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I have the following code that checks a log file for a specific string, and based on a datestamp matching it executes certain tasks.

Now this code below works great on a windows 7 machine with the Date-Time format of: YY-MM-DD hh:mm, but executing the exact same batch file on Windows Server 2008 with date-time format of: YY-MM-DD hh:mm it does not work - I suspect it might be the date-time format... Could anyone confirm if the date-time format used in the batch file will work for the YY-DD-MM date format?

Also, what if the date time format in the log file differs from the dat-time format of the log file itself? Will the code still work?

for /f "tokens=2" %%a in ('findstr /i /c:"DATABASE IS OK" log.txt') do set "success=%%a"
for %%a in (log.txt) do set "filedate=%%~ta"
if "%filedate:~0,10%"=="%success%" (
    call another.bat
) else (
    >>otherlogfile.log echo(%date% %time% DATABASE UNSUCCESSFUL
)

Thank you


Update 1:

C:\Utilities\Filter>for %a in (logfile.txt) do set "filedate=%~ta"

C:\Utilities\Filter>set "filedate=2013-07-31 21:31"

C:\Utilities\Filter>REM If it still does not work remove REM from next
 line so we can see what is being compared

C:\Utilities\Filter>ECHO.filedate=!filedate:~0,10!]   success=2013/07/
31]
filedate=2013-07-31]   success=2013/07/31]

C:\Utilities\Filter>pause
Press any key to continue . . .

As you can see, the dates beign compared will never match, since the format is not correct.

filedate=2013-07-31]   success=2013/07/31]

What do you suggest?


Update 2:

setlocal enabledelayedexpansion
for /f "tokens=2" %%a in ('findstr /i /c:"DATABASE IS OK" logfile.txt') do set "success=%%a"

set "%success:^/=-%"
echo %success%
pause
for %%a in (logfile.txt) do set "filedate=%%~ta"

REM If it still does not work remove REM from next line so we can see what is being compared
ECHO.filedate=!filedate:~0,10!]   success=%success%]

pause
if "!filedate:~0,10!"=="%success%" (
    call another.bat
) else (
    >>readlogFail.txt echo(%date% %time% DATABASE UNSUCCESSFUL
)
share|improve this question
    
An appropriate sample of log.txt from each machine would be useful, as would a sample of %%~ta. You've stated YY-MM-DD format, yet just once for no apparent reason switch to YY-DD-MM in your narrative. Is it possible that your problem arises when the last 'DATABASE IS OK` line in the log file occurs before midnight but the logfile has been updated after midnight and hence has a different date? –  Magoo Aug 1 '13 at 3:48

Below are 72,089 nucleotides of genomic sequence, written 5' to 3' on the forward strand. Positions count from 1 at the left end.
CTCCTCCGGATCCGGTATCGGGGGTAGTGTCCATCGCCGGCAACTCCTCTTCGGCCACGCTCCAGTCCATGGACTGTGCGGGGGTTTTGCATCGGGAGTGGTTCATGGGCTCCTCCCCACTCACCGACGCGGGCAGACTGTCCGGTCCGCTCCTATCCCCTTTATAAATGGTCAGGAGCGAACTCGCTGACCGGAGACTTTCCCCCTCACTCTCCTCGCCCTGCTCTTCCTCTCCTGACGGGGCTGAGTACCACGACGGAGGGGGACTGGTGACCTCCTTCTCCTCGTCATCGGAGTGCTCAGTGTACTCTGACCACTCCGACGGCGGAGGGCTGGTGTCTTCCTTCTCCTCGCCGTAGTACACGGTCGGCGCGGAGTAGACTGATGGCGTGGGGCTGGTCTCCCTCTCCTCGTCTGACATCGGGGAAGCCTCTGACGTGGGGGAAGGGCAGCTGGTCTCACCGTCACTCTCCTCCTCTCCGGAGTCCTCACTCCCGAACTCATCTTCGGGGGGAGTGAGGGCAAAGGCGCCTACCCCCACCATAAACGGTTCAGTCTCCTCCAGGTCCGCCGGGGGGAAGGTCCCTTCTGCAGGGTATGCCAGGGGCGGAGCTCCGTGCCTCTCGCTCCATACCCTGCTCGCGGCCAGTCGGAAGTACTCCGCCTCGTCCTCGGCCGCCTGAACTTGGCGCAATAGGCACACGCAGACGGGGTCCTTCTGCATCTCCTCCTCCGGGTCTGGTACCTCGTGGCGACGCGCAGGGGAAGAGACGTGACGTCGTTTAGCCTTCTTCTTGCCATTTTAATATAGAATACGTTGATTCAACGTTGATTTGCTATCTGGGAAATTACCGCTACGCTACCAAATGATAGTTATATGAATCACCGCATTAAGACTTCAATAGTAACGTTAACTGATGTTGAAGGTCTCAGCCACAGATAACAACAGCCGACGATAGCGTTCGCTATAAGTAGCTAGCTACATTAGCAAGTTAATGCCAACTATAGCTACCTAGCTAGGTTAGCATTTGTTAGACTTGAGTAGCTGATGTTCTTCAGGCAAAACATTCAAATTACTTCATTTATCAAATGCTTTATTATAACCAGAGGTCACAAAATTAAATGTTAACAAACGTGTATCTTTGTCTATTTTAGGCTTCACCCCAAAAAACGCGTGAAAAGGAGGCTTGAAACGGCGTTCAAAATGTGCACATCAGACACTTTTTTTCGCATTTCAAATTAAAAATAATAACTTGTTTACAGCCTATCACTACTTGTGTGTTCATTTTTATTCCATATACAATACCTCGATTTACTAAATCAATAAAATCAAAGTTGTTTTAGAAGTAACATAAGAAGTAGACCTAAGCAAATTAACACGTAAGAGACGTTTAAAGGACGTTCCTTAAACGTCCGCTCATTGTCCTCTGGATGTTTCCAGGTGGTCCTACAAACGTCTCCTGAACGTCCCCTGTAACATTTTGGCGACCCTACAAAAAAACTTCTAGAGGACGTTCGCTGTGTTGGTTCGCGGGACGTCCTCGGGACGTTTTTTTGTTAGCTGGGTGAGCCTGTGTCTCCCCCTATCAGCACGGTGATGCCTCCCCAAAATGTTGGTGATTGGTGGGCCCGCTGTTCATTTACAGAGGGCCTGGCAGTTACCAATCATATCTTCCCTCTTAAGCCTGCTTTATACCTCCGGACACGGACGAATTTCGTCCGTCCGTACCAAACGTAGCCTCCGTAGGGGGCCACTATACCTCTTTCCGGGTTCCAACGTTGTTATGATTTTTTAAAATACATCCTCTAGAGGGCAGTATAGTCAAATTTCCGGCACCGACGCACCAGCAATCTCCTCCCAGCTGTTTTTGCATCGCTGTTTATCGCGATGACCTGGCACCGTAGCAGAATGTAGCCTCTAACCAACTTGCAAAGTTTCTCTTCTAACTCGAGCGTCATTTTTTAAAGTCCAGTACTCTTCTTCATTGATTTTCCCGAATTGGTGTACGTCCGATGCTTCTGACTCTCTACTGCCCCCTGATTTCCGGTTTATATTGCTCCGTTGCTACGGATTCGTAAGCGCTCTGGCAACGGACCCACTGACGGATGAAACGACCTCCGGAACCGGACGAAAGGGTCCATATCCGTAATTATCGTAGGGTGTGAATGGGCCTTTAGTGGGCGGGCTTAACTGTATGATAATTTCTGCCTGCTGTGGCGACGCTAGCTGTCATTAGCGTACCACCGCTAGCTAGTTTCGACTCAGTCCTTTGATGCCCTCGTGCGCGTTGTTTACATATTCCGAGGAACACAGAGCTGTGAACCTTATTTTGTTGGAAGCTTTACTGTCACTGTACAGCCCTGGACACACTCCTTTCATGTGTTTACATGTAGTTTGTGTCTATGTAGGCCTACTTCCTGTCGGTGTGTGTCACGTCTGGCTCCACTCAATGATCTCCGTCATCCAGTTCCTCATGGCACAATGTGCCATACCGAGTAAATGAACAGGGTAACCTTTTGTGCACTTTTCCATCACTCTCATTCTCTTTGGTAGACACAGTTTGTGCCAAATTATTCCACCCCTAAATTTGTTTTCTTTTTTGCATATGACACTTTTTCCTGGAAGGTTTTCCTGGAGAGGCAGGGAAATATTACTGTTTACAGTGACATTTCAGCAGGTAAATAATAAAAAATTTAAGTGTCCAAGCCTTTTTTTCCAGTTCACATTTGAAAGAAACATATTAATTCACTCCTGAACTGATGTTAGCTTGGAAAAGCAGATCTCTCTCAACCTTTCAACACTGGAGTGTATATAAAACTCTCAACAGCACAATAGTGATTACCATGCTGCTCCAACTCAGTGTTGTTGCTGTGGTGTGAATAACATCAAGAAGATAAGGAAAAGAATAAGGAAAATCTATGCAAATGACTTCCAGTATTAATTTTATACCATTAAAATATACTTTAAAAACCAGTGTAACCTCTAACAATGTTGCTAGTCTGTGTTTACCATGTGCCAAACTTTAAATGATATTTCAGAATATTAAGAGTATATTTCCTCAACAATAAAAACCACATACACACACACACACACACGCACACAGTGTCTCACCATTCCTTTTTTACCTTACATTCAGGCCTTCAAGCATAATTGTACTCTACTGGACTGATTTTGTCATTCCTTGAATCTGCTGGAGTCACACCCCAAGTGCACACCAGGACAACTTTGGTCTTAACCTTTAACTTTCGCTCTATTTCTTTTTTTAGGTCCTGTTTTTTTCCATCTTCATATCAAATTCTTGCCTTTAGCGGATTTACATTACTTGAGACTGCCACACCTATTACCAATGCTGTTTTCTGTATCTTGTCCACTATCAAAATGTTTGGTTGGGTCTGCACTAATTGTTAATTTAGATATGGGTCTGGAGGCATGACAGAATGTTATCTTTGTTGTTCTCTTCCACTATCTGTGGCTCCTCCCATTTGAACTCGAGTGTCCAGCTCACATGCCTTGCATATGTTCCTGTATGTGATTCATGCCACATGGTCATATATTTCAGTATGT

1 Answer 1

up vote 2 down vote accepted

The first thing I notice is that if you want to interrogate the run time value of filedate in the FOR loop you need to SETLOCAL ENABLEDELAYEDEXPANSION and then use ! instead of %. Most likely it just happens to work on Windows 7 because the load time value of success and filedate are the same. Try the code below. You may find that there are other things wrong... but let's do this first. Note that success is not interrogated within a FOR/IF construct, but filedate is.

setlocal enabledelayedexpansion
for /f "tokens=2" %%a in ('findstr /i /c:"DATABASE IS OK" log.txt') do set "success=%%a"
set success=%success:/=-%
for %%a in (log.txt) do set "filedate=%%~ta"
REM If it still does not work remove REM from next line so we can see what is being compared
ECHO.filedate=!filedate:~0,10!]   success=%success%]
if "!filedate:~0,10!"=="%success%" (
    call another.bat
) else (
    >>otherlogfile.log echo(%date% %time% DATABASE UNSUCCESSFUL
)
share|improve this answer
    
thank you for your answer.Not sure how to implement this practically? I did not write the script myself –  DextrousDave Jul 31 '13 at 15:20
    
I edited my answer above. –  RGuggisberg Jul 31 '13 at 15:43
    
thank you very much RGuggisberg, really appreciate your answer. It works on my Win7 PC, have not tested on the server yet, since the server is at my work, so I will test it tomorrow. As I said, on my server at work, the datetime format of windows, and hence the log file, is YYYY-MM-DD and the date entries in the file is YYY/MM/DD. Will this be an issue? Otherwise, we can always run a command that first changes all the date entries in the text file to the same time format as that of the server, which is: YYY-MM-DD –  DextrousDave Jul 31 '13 at 18:03
    
Not sure if you typed the right number of Ys in your comment YYYY or YYY? Might be easier to replace characters in success between the 2 FOR loops with set success=%success:-=/% or you can replace the characters in filedate just prior to the IF statement set !filedate:/-=! *** untested *** –  RGuggisberg Jul 31 '13 at 18:30
    
yup I meant YYYY...yeah that might not be a bad idea...will try this all out tomorrow and let you know... –  DextrousDave Jul 31 '13 at 19:55

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